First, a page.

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News 28 Jun 16

Kosovo Customs Earnings Rise Despite SAA

Despite the abolition of tariffs on a range of goods as a result of the Stabilisation and Association Agreement with the EU, Kosovo customs declared an 18-per-cent rise in revenues.

Rrahman Ramaj
BIRN
Pristina
Kosovo customs officers on the border with Serbia. Photo: BIRN

The Stabilisation and Association Agreement, SAA, with the EU has cost Kosovo customs 5 million euros in revenues.

The agreement entered in force on April 1 after being signed in October 2015. Much of it concerns scrapping customs tariffs on a range of products.

The director of customs, Lulzim Rafuna, on Monday said that up until June 24, the impact of the free trade deal had been a loss of 4,955,061 euros due to removed or reduced fees on goods entering from the EU.

“Now it is three months [since the SAA entered took force] and we are collecting the first data on the SAE … in terms of revenues,” Rafuna said.

Despite the scrapping of customs fees from the SAA, the customs service declared that revenues rose by 18 per cent compared to the same period in 2015.

Finance Minister Avdullah Hoti attributed the success of the customs service to its work on fighting contraband trade.

The shortfall in customs revenues as a result of the SAA was no surprise and was anticipated by several institutions.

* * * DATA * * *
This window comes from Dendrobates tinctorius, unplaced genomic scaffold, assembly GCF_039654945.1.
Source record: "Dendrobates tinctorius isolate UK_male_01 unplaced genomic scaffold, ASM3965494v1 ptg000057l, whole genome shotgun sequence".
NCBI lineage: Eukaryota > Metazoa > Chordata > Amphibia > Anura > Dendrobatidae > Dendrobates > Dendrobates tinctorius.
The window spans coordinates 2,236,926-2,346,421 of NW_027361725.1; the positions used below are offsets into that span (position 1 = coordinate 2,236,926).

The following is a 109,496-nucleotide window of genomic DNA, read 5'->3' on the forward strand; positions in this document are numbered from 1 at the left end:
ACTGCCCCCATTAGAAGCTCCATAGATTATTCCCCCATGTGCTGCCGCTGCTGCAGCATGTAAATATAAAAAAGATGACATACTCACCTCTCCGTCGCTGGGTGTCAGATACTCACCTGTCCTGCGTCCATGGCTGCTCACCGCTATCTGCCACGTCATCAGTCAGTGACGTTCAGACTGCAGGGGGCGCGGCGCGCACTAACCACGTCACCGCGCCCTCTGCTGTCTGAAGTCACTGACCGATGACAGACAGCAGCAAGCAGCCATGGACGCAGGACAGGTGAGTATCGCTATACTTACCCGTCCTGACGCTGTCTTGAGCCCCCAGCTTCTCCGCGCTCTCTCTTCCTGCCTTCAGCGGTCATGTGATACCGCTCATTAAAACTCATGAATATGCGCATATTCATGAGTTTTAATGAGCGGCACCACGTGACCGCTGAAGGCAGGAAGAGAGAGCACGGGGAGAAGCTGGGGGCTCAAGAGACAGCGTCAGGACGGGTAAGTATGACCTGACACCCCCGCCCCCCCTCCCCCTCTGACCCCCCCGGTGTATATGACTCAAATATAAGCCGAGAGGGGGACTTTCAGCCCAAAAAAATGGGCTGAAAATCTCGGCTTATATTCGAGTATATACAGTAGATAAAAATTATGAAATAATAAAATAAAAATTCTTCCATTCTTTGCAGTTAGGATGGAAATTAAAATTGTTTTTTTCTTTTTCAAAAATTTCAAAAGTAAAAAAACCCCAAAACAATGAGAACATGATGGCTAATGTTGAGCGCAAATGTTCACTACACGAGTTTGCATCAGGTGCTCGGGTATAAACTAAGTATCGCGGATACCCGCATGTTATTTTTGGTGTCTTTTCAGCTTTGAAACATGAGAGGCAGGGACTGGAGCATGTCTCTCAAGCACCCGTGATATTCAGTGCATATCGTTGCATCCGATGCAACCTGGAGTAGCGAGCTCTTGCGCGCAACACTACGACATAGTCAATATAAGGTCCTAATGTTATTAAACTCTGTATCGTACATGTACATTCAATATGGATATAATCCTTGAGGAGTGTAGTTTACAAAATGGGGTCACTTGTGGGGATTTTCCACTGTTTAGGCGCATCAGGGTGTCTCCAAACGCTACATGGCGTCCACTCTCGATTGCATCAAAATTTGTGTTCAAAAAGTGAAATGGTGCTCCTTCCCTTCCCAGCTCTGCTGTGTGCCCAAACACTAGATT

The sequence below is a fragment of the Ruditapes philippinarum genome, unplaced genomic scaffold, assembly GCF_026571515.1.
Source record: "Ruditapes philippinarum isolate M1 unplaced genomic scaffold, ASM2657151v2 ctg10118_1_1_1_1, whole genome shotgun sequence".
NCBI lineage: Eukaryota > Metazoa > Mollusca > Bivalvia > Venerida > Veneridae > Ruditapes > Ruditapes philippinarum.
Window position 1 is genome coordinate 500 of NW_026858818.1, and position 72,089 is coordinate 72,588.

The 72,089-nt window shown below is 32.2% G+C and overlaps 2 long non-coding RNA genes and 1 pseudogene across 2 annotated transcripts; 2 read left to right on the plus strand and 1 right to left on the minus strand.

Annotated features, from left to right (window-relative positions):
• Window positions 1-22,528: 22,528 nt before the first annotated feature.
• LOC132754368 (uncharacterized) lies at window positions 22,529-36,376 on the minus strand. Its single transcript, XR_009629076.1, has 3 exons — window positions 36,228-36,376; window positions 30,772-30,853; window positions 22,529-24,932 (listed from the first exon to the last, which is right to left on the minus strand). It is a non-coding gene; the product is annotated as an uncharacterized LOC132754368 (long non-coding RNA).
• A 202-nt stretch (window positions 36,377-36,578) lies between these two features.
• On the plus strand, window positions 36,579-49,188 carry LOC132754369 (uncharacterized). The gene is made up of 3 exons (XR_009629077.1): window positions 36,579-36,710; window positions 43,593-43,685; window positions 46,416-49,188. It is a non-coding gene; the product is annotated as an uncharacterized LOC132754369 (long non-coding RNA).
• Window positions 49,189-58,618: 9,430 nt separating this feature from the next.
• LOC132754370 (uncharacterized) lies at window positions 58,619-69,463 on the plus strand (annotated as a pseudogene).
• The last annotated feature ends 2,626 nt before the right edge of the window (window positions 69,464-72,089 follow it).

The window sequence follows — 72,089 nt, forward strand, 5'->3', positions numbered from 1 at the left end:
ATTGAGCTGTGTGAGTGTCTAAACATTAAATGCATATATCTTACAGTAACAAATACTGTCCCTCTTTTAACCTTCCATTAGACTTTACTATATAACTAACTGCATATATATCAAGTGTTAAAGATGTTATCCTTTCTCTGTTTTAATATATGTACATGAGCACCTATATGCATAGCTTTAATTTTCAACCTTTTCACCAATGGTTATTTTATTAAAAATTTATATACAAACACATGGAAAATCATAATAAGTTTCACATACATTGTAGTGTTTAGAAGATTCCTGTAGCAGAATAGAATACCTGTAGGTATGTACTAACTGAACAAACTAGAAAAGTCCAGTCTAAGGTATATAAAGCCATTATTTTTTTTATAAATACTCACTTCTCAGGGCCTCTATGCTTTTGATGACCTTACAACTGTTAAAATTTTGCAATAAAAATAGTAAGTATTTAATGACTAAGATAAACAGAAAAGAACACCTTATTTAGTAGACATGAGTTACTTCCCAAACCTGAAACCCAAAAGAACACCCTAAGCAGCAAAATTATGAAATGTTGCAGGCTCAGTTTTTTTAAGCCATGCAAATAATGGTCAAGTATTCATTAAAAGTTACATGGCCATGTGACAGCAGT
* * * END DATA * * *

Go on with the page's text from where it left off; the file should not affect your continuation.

In July 2015, the World Bank warned that about 70 per cent of Kosovo’s revenues earned from customs fees could be affected by implementation of the SAA, adding that extra internal revenues should be generated to fill the gap.

While Kosovo institutions have held a several meetings with exporters about the SAA's impact, no official estimates on its impact on the trade regime and potential revenues for the state budget have been issued.

Alternative measures intended to generate extra internal revenues are still a matter of speculation among experts, as the government has not issued an official plan.

European Commissioner Johannes Hahn told the inaugural meeting of the EU-Kosovo parliamentary commission in Pristina on May 17 that the SAA could create thousands of new jobs, among other benefits.

“But this won’t just happen by itself,” he warned.

“The SAA is not the end of a process … it also requires strong, efficient institutions – an independent public administration, an impartial and well-resourced judiciary and other rule-of-law bodies.”

The Commissioner noted that during the first year of the agreement, Kosovo would receive 300 million euros to help the business community to face the challenges.

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